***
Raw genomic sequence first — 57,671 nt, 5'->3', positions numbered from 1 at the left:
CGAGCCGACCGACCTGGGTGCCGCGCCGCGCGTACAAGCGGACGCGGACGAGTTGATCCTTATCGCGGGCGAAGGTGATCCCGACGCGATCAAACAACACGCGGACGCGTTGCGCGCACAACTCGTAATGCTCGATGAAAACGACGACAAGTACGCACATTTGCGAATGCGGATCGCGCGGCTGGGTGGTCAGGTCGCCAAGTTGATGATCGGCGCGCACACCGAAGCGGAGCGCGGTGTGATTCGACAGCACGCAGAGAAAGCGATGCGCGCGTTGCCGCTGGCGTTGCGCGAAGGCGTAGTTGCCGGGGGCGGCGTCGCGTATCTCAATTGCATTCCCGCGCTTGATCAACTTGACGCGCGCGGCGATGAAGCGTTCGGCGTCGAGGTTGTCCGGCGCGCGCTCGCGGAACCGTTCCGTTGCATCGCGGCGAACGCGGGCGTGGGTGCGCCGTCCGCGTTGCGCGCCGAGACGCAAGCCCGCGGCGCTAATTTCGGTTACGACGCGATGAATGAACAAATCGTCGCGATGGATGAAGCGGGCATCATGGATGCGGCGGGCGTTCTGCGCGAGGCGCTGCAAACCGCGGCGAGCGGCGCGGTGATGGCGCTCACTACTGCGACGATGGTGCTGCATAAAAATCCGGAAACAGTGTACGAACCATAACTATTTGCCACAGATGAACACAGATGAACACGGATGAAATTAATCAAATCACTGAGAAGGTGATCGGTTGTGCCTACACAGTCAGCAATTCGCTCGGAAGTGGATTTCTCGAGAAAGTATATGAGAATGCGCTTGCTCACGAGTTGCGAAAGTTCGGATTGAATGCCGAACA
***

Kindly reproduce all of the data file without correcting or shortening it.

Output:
Raw genomic sequence first — 57,671 nt, 5'->3', positions numbered from 1 at the left:
CGAGCCGACCGACCTGGGTGCCGCGCCGCGCGTACAAGCGGACGCGGACGAGTTGATCCTTATCGCGGGCGAAGGTGATCCCGACGCGATCAAACAACACGCGGACGCGTTGCGCGCACAACTCGTAATGCTCGATGAAAACGACGACAAGTACGCACATTTGCGAATGCGGATCGCGCGGCTGGGTGGTCAGGTCGCCAAGTTGATGATCGGCGCGCACACCGAAGCGGAGCGCGGTGTGATTCGACAGCACGCAGAGAAAGCGATGCGCGCGTTGCCGCTGGCGTTGCGCGAAGGCGTAGTTGCCGGGGGCGGCGTCGCGTATCTCAATTGCATTCCCGCGCTTGATCAACTTGACGCGCGCGGCGATGAAGCGTTCGGCGTCGAGGTTGTCCGGCGCGCGCTCGCGGAACCGTTCCGTTGCATCGCGGCGAACGCGGGCGTGGGTGCGCCGTCCGCGTTGCGCGCCGAGACGCAAGCCCGCGGCGCTAATTTCGGTTACGACGCGATGAATGAACAAATCGTCGCGATGGATGAAGCGGGCATCATGGATGCGGCGGGCGTTCTGCGCGAGGCGCTGCAAACCGCGGCGAGCGGCGCGGTGATGGCGCTCACTACTGCGACGATGGTGCTGCATAAAAATCCGGAAACAGTGTACGAACCATAACTATTTGCCACAGATGAACACAGATGAACACGGATGAAATTAATCAAATCACTGAGAAGGTGATCGGTTGTGCCTACACAGTCAGCAATTCGCTCGGAAGTGGATTTCTCGAGAAAGTATATGAGAATGCGCTTGCTCACGAGTTGCGAAAGTTCGGATTGAATGCCGAACA